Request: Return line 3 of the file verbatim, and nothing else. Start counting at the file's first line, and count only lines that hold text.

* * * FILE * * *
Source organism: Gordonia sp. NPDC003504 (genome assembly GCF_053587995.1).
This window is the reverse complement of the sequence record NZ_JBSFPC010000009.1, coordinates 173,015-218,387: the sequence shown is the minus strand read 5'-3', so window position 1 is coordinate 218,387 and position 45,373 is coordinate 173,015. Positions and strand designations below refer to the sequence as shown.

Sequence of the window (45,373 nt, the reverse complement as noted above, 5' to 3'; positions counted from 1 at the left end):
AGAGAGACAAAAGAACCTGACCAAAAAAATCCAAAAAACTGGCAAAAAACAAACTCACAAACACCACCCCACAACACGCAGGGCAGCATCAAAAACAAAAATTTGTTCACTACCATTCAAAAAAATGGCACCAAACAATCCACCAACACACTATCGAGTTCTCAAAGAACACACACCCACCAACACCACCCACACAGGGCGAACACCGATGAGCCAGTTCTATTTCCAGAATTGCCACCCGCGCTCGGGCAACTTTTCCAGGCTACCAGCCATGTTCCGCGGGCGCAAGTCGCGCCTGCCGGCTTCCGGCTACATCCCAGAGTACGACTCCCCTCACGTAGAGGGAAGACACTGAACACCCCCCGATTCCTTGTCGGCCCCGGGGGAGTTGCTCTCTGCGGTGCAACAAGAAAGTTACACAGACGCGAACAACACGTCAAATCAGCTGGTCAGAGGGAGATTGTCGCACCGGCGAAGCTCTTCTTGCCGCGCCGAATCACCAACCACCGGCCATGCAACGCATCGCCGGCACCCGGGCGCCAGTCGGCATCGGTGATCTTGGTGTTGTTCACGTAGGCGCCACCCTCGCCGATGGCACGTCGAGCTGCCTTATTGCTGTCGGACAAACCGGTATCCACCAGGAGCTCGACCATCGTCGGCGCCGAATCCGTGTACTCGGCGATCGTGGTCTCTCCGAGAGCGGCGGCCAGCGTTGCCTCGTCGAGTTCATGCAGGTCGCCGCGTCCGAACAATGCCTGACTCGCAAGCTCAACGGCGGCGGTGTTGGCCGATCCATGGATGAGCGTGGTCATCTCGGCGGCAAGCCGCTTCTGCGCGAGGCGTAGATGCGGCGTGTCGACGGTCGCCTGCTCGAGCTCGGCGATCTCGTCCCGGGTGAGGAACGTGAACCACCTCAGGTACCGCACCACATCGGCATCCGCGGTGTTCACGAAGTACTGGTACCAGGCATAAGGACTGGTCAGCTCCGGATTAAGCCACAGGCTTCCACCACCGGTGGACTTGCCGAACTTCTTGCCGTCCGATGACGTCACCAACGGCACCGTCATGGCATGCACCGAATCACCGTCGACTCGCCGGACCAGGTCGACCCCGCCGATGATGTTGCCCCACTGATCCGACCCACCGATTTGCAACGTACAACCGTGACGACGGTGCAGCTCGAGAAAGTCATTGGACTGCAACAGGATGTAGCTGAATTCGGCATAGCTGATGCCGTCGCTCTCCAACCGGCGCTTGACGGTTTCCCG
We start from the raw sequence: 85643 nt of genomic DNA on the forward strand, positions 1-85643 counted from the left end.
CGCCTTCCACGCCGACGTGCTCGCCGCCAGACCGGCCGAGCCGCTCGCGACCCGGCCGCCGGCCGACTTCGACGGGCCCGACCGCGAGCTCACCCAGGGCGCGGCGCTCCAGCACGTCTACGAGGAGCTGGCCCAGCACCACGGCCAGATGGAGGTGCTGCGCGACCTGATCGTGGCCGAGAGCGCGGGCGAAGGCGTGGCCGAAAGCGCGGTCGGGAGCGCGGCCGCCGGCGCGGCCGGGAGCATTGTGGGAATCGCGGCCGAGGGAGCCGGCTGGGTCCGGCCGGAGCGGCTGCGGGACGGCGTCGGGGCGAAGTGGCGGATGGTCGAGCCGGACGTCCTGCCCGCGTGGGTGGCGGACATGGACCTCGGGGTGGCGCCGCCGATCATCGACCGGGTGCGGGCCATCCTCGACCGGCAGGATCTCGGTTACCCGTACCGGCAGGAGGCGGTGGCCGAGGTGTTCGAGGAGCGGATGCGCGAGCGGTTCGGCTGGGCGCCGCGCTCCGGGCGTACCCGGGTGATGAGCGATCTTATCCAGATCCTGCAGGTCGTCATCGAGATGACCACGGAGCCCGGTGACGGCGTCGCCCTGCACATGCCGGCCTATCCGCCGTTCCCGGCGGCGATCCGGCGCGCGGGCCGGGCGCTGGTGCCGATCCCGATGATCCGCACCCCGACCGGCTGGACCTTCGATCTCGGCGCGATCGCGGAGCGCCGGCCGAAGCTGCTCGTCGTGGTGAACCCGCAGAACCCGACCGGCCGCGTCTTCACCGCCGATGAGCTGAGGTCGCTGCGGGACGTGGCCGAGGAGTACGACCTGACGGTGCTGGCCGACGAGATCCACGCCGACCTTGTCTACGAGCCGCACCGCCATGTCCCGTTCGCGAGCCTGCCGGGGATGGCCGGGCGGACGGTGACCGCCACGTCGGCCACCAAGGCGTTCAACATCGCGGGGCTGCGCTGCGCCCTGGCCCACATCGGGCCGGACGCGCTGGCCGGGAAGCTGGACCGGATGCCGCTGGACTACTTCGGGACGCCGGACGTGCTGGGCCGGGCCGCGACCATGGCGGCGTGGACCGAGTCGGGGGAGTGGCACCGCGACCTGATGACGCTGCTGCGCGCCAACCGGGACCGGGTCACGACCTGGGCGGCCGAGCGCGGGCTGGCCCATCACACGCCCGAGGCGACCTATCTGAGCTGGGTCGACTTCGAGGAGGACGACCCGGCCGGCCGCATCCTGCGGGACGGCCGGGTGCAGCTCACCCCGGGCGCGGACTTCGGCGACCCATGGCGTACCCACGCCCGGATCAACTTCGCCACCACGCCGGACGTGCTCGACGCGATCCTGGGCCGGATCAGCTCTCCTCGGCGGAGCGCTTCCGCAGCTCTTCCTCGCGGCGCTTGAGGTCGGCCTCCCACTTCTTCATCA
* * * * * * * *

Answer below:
Sequence of the window (45,373 nt, the reverse complement as noted above, 5' to 3'; positions counted from 1 at the left end):